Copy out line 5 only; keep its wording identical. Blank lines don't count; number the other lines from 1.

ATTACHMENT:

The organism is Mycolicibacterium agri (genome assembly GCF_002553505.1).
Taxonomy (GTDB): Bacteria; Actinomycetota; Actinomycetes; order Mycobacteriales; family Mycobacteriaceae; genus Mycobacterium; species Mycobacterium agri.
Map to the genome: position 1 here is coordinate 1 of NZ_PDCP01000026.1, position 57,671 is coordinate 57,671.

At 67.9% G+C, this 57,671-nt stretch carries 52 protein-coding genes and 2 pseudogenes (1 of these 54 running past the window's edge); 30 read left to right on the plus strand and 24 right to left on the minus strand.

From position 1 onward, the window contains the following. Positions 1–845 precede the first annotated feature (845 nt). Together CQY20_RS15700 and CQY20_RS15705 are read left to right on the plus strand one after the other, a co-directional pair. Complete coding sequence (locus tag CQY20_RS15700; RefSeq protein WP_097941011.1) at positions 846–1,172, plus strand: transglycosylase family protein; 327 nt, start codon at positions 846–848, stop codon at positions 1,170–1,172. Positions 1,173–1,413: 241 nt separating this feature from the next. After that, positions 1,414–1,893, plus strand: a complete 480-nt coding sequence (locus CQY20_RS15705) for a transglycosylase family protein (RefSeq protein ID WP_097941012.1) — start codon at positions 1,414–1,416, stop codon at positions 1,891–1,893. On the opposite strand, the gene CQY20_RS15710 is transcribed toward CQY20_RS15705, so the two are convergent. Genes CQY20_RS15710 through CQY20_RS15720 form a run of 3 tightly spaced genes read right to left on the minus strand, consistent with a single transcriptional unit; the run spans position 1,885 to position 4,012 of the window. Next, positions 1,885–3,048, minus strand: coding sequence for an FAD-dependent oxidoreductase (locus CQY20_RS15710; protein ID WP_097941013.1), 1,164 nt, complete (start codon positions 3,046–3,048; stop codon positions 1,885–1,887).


From position 1 onward, the window contains the following. Positions 1–845 precede the first annotated feature (845 nt). Together CQY20_RS15700 and CQY20_RS15705 are read left to right on the plus strand one after the other, a co-directional pair. Complete coding sequence (locus tag CQY20_RS15700; RefSeq protein WP_097941011.1) at positions 846–1,172, plus strand: transglycosylase family protein; 327 nt, start codon at positions 846–848, stop codon at positions 1,170–1,172. Positions 1,173–1,413: 241 nt separating this feature from the next. After that, positions 1,414–1,893, plus strand: a complete 480-nt coding sequence (locus CQY20_RS15705) for a transglycosylase family protein (RefSeq protein ID WP_097941012.1) — start codon at positions 1,414–1,416, stop codon at positions 1,891–1,893. On the opposite strand, the gene CQY20_RS15710 is transcribed toward CQY20_RS15705, so the two are convergent. Genes CQY20_RS15710 through CQY20_RS15720 form a run of 3 tightly spaced genes read right to left on the minus strand, consistent with a single transcriptional unit; the run spans position 1,885 to position 4,012 of the window. Next, positions 1,885–3,048, minus strand: coding sequence for an FAD-dependent oxidoreductase (locus CQY20_RS15710; protein ID WP_097941013.1), 1,164 nt, complete (start codon positions 3,046–3,048; stop codon positions 1,885–1,887).